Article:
This series of posts will give you a guided tour through the main features of F# and then show you ways that F# can help you in your day-to-day development.
Key benefits of F# compared with C#
If you are already familiar with C# or Java, you might be wondering why it would be worth learning yet another language. F# has some major benefits which I have grouped under the following themes:
Conciseness. F# is not cluttered up with coding “noise” such as curly brackets, semicolons and so on. You almost never have to specify the type of an object, thanks to a powerful type inference system. And it generally takes less lines of code to solve the same problem.
Convenience. Many common programming tasks are much simpler in F#. This includes things like creating and using complex type definitions, doing list processing, comparison and equality, state machines, and much more. And because functions are first class objects, it is very easy to create powerful and reusable code by creating functions that have other functions as parameters, or that combine existing functions to create new functionality.
Correctness. F# has a very powerful type system which prevents many common errors such as null reference exceptions. And in addition, you can often encode business logic using the type system itself, so that it is actually impossible to write incorrect code, because it is caught at compile time as a type error.
Concurrency. F# has a number of built-in tools and libraries to help with programming systems when more than one thing at a time is happening. Asynchronous programming is directly supported, as is parallelism. F# also has a message queuing system, and excellent support for event handling and reactive programming. And because data structures are immutable by default, sharing state and avoiding locks is much easier.
Completeness. Although F# is a functional language at heart, it does support other styles which are not 100% pure, which makes it much easier to interact with the non-pure world of web sites, databases, other applications, and so on. In particular, F# is designed as a hybrid functional/OO language, so it can do almost everything that C# can do as well. Of course, F# integrates seamlessly with the .NET ecosystem, which gives you access to all the third party .NET libraries and tools. Finally, it is part of Visual Studio, which means you get a good editor with IntelliSense support, a debugger, and many plug-ins for unit tests, source control, and other development tasks.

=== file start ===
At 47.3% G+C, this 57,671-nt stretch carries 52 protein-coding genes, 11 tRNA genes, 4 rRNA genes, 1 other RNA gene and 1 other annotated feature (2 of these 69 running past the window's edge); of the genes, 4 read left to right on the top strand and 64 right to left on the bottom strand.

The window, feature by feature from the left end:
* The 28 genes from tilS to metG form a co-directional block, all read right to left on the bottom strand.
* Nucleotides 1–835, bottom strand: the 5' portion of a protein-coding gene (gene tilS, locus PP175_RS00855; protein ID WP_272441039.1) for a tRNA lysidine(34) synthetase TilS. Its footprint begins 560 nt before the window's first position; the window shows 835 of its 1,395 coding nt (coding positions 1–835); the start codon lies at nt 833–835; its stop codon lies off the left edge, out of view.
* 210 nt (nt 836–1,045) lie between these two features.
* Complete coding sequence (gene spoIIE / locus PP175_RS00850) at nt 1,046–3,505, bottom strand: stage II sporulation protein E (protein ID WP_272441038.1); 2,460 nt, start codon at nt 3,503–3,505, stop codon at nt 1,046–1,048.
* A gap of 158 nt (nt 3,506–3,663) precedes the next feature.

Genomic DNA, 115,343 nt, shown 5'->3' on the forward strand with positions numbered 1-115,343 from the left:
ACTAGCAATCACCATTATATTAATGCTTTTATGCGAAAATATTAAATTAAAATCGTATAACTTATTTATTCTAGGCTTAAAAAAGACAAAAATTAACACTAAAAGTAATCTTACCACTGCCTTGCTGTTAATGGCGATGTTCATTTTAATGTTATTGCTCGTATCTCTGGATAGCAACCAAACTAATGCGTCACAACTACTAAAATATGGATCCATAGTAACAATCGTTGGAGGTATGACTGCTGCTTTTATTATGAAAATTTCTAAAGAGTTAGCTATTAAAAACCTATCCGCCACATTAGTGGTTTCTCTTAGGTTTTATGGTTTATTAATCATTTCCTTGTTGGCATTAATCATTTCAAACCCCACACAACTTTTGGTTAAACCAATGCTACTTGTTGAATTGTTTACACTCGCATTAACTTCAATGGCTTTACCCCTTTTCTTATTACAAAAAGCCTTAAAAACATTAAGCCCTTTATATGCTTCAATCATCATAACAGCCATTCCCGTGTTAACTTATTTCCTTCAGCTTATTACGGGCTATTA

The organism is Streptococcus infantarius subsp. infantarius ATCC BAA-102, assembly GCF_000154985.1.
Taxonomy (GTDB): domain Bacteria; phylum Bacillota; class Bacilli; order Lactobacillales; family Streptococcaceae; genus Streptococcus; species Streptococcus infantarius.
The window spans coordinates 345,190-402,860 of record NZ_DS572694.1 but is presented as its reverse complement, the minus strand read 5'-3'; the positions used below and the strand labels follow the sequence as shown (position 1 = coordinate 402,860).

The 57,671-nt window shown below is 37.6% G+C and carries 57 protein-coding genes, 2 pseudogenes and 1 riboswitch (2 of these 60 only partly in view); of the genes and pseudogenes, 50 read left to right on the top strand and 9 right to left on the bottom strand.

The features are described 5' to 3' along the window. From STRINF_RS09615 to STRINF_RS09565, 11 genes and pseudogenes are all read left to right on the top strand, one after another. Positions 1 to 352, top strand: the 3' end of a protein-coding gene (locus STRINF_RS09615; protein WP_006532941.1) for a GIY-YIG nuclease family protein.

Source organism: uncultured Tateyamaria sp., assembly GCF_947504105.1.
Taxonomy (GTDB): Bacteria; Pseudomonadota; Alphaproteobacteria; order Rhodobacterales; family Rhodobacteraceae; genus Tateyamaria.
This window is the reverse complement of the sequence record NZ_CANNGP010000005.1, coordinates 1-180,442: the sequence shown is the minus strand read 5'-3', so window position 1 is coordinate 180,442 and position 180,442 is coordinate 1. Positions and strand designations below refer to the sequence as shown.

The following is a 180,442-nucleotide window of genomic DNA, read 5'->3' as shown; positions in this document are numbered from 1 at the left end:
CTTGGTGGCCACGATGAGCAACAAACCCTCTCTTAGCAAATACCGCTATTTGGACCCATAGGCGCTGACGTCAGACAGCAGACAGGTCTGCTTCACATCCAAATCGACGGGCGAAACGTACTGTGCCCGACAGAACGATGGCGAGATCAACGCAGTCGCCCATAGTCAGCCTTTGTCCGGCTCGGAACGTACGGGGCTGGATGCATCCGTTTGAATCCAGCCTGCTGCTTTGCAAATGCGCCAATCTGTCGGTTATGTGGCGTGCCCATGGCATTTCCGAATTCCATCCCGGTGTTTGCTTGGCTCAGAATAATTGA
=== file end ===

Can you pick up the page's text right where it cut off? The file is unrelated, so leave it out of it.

In the rest of this series of posts, I will try to demonstrate each of these F# benefits, using standalone snippets of F# code (and often with C# code for comparison). I’ll briefly cover all the major features of F#, including pattern matching, function composition, and concurrent programming. By the time you have finished this series, I hope that you will have been impressed with the power and elegance of F#, and you will be encouraged to use it for your next project!
How to read and use the example code
All the code snippets in these posts have been designed to be run interactively. I strongly recommend that you evaluate the snippets as you read each post. The source for any large code files will be linked to from the post.
This series is not a tutorial, so I will not go too much into why the code works. Don’t worry if you cannot understand some of the details; the goal of the series is just to introduce you to F# and whet your appetitite for learning it more deeply.
If you have experience in languages such as C# and Java, you have probably found that you can get a pretty good understanding of source code written in other similar languages, even if you aren’t familiar with the keywords or the libraries. You might ask “how do I assign a variable?” or “how do I do a loop?”, and with these answers be able to do some basic programming quite quickly.
This approach will not work for F#, because in its pure form there are no variables, no loops, and no objects. Don’t be frustrated - it will eventually make sense! If you want to learn F# in more depth, there are some helpful tips on the “learning F#” page.